A South African clinical trial that compared various combinations of anti-HIV drugs has linked two popular antiretrovirals (ARVs) to massive weight gain in women, at an average of 5 kilograms per year. The unexpected weight gain, which was far less pronounced in male participants, has researchers combing through the trial data to better understand why the drugs caused people to put on weight. What this means for patients outside of the trial is unclear, but some doctors say they’ll be more cautious about prescribing the combo, which is not yet available in South Africa but is a first-line treatment in the United States.
“Some of the people have gained so much weight that doctors have gone into the waiting rooms and not even recognized their patients,” says Andrew Hill, a statistician at the University of Liverpool in the United Kingdom, and one of the study’s lead authors. “The worry we have is there’s no sign of plateau [with the weight gain], and we don’t know where it’s going to end.”
Concerns about weight gain have surrounded many ARVs. It has long been difficult to sort out a drug’s side effects from the “return to health” effect that many people experience as they rebound from uncontrolled HIV infections. The largest weight gain with treatment often accompanies the most dramatic recovery, and it often occurs in people who have suffered the most immune damage and weight loss from HIV.
The new study, which took place in Johannesburg, South Africa, recruited just over 1000 HIV-infected participants—all but two were black, and 59% were women. The study randomly assigned them to one of three treatment regimens with three ARVs each. Women in one group, who were given dolutegravir, emtricitabine (FTC), and tenofovir alafenamide (TAF) gained on average 10 kilograms over 96 weeks, researchers reported at the International AIDS Conference in Mexico City last month. (Results from 48 weeks of data were published on 24 July in The New England Journal of Medicine.) “That’s 10 years of weight gain in 2 years,” Hill says.
Men taking the same drug regimen, in contrast, gained 5 kilograms after 48 weeks and then saw their weight stabilize. “This was a really unexpected side effect,” says Francois Venter, a clinician at the University of the Witwatersrand in Johannesburg who led the study.
A second group replaced TAF with tenofovir, an older formulation that requires far higher dosing and can cause kidney damage and bone loss. Weight gain was modest in that group over the 96 weeks—5 kilograms in women and 4 kilograms in men. The third group used the standard of care in South Africa, which is tenofovir, FTC, and efavirenz. In that group, women gained 3 kilograms and men lost 2 kilograms after 96 weeks. (FTC was not considered a factor in weight gain because it was used in all three arms of the study.)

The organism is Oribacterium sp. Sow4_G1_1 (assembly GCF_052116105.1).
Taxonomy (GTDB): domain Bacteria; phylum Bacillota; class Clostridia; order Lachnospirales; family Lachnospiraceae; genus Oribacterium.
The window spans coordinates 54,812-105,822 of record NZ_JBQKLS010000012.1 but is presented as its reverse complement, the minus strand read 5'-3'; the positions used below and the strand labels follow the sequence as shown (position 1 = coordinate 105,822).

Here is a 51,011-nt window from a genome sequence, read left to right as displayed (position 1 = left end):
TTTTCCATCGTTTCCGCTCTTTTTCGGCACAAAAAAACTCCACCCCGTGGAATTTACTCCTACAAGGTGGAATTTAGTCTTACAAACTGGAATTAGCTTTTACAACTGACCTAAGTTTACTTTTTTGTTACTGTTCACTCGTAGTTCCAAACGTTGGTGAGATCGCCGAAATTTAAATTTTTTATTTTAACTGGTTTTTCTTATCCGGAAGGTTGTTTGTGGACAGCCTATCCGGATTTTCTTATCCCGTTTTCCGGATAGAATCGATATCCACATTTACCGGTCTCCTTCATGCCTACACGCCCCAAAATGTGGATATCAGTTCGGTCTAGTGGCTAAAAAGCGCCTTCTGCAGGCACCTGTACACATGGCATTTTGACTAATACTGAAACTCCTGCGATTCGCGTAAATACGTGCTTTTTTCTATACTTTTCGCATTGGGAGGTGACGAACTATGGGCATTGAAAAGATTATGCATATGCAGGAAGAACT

Dolutegravir and TAF, which cripple different enzymes that HIV uses to copy itself, are considered state-of-the-art ARVs and are first-line treatments in the United States. In South Africa, dolutegravir is widely used, but TAF is not. Venter says that unlike tenofovir, TAF doesn’t require expensive monitoring of kidney function.
The new findings have caused widespread concern, including in the United States, where some doctors say they now will be cautious when prescribing dolutegravir with TAF. “We need more data on the weight gain issue, given the potential for harm if increasing obesity leads to a large increased risk of other chronic diseases,” such as diabetes, hypertension, and heart disease, says HIV/AIDS clinician Rebecca Zash of Beth Israel Deaconess Medical Center in Boston. Zash, who also works in Botswana, says this is especially true in places where the infrastructure to treat such diseases is lacking.
Researchers are perplexed by what might be causing the weight gain, and there’s no evidence that it has occurred in female populations outside of Africa. In some studies, dolutegravir has been shown to increase appetite, but in others, tenofovir has been linked to weight loss. One possibility, researchers say, is that using TAF instead of tenofovir took away the countereffect of dolutegravir.
Part of the gain could be due to the return-to-health effect, say representatives of the drugmakers, ViiV Healthcare of London and Gilead Sciences, Inc. of Foster City, California. However, ViiV and Gilead spokespeople both told Science that South Africa’s high incidence of female obesity will make it difficult to sort out how much of the weight gain is linked to the drugs, versus other causes.
David Piontkowsky, who heads Gilead’s research into drugs already on the market, says another “huge caveat” is that the 96-week analysis looked at only 25% of the participants because most had not received that many weeks of treatment. “It’s an incomplete picture,” he says.
Venter says he hopes to investigate the kind of weight that patients gained. For example, visceral fat (which collects around the midsection) is strongly associated with heart problems and diabetes. The researchers will analyze fat distribution through bone scans, which the study already has performed. Venter adds that his team needs longer-term data to assess impacts on blood pressure and levels of lipids and glucose in the blood.
But the weight gain, from the patients’ perspectives, is not necessarily a bad thing, Venter says. A survey of 51 women in the study found that 84% were happy with their additional weight. But if weight gain continues and causes health problems, he notes, this perception may well change.